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Wanted: Cognitive security systems that are predictive and forward looking

James Ionson
of JDC Inc.

Today’s “intelligent” security systems only confirm security breaches that have already taken place. They do not and cannot anticipate and prevent impending breaches before they occur, in real time. This sums up the most serious problem faced by today's security infrastructure.

Today’s security systems continue to rely on a human operator’s experience and instincts to process collected surveillance data and attempt to anticipate an impending security breach. Therefore, there is a critical need for a cognitive security system that simulates how we, as humans, instinctively predict, adapt and react to security breaches.

Cognitive security systems are based on sophisticated mathematical techniques that simulate the instinctive and emotional properties of a human brain, and are designed to anticipate impending security breaches in environments that are not well defined and are constantly changing. This forward-looking, predictive capability represents a fundamentally disruptive advance in security technology, which will dramatically reduce costs and collateral damage, and -- most important -- save lives.

Security systems claiming to be intelligent are really “knowledge-based” and very limited in their abilities. They are only marginally effective, in very rare cases where security environments and the aggressors’ threat profiles are identical to those upon which the systems’ knowledge is based. 

Typical security environments are highly dynamic and constantly changing, especially in venues that are crowded with people, vehicles and objects moving about and continuously being re-positioned. Even in relatively uncluttered environments, multiple intruders entering the environment can cause it to become dynamic, through techniques such as diversions and decoys, to name just two. And these techniques can easily confuse a non-intuitive, knowledge-based security system. If conditions exist that were not part of a knowledge-based system’s training data set, the system’s results would be questionable.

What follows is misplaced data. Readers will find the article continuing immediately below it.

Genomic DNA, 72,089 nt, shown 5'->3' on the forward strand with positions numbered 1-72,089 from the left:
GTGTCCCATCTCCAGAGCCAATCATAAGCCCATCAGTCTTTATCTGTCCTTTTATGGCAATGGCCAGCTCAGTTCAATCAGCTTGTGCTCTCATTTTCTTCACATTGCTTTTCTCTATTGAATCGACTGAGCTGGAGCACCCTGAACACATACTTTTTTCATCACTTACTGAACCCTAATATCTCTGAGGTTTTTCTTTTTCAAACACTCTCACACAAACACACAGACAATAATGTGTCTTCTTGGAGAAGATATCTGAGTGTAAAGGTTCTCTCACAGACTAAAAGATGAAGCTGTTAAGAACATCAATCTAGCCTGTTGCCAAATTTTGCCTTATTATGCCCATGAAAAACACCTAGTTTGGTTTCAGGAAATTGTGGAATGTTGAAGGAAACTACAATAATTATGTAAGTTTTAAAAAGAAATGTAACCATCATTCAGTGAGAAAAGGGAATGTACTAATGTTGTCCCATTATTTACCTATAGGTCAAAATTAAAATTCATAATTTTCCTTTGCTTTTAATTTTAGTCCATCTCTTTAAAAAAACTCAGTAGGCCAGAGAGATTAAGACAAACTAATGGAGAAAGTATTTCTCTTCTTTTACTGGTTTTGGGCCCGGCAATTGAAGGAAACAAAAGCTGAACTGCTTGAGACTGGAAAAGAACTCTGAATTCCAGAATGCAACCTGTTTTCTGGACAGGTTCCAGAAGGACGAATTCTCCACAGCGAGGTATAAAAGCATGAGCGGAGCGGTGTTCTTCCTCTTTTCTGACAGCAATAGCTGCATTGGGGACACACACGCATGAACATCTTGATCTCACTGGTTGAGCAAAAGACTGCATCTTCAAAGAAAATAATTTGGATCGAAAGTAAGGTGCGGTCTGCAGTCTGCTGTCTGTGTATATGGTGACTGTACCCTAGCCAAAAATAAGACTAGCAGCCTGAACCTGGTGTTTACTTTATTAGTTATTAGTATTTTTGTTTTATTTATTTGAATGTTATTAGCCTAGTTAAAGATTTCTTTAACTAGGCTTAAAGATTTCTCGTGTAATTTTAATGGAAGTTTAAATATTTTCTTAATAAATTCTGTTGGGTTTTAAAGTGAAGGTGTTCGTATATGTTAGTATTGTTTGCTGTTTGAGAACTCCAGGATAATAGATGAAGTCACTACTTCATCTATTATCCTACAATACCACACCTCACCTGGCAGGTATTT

The fallback position continues to rely on a human operator’s experience and instincts to process collected surveillance data and attempt to anticipate an impending security breach. Therefore, there is a critical need for a cognitive security system that simulates how we, as humans, instinctively predict, adapt and react to security breaches.

No pre-programmed rules

Cognitive security systems are not based upon preprogrammed “rules.” Instead, they are based on sophisticated mathematical techniques that simulate the instinctive properties of a human brain. The security environment within which such systems operate is subject to baseline adversary goals and threat profiles directed against adversary targets that often become more sophisticated as adversaries learn to take advantage of weaknesses within the security environment.  

The state of security is defined by processing data acquired by multiple security peripherals, such as security cameras and radar, as well as motion, biometric, chemical and radioactive sensors, etc. Processing techniques and algorithms facilitate security-event detection and a cognitive security system utilizes symbolic cognitive architectures and inference process algebras that enable the system to possess instinctive qualities and autonomously “learn” and adapt to a dynamically changing security environment. 

These symbolic cognitive architectures and inference process algebras enable the system to infer intentions or activities of aggressors through the detection of their actions. These algebras and architectures have built-in, cost-optimization mechanisms that allow them to deal with undetermined, incomplete and uncertain information.  

These algebras have been successfully applied to the U.S. Office of Naval Research robotics test-bed to derive Generic Behavior Message-passing Language for behavior planning, control and communication of heterogeneous Autonomous Underwater Vehicles operating in hostile environments.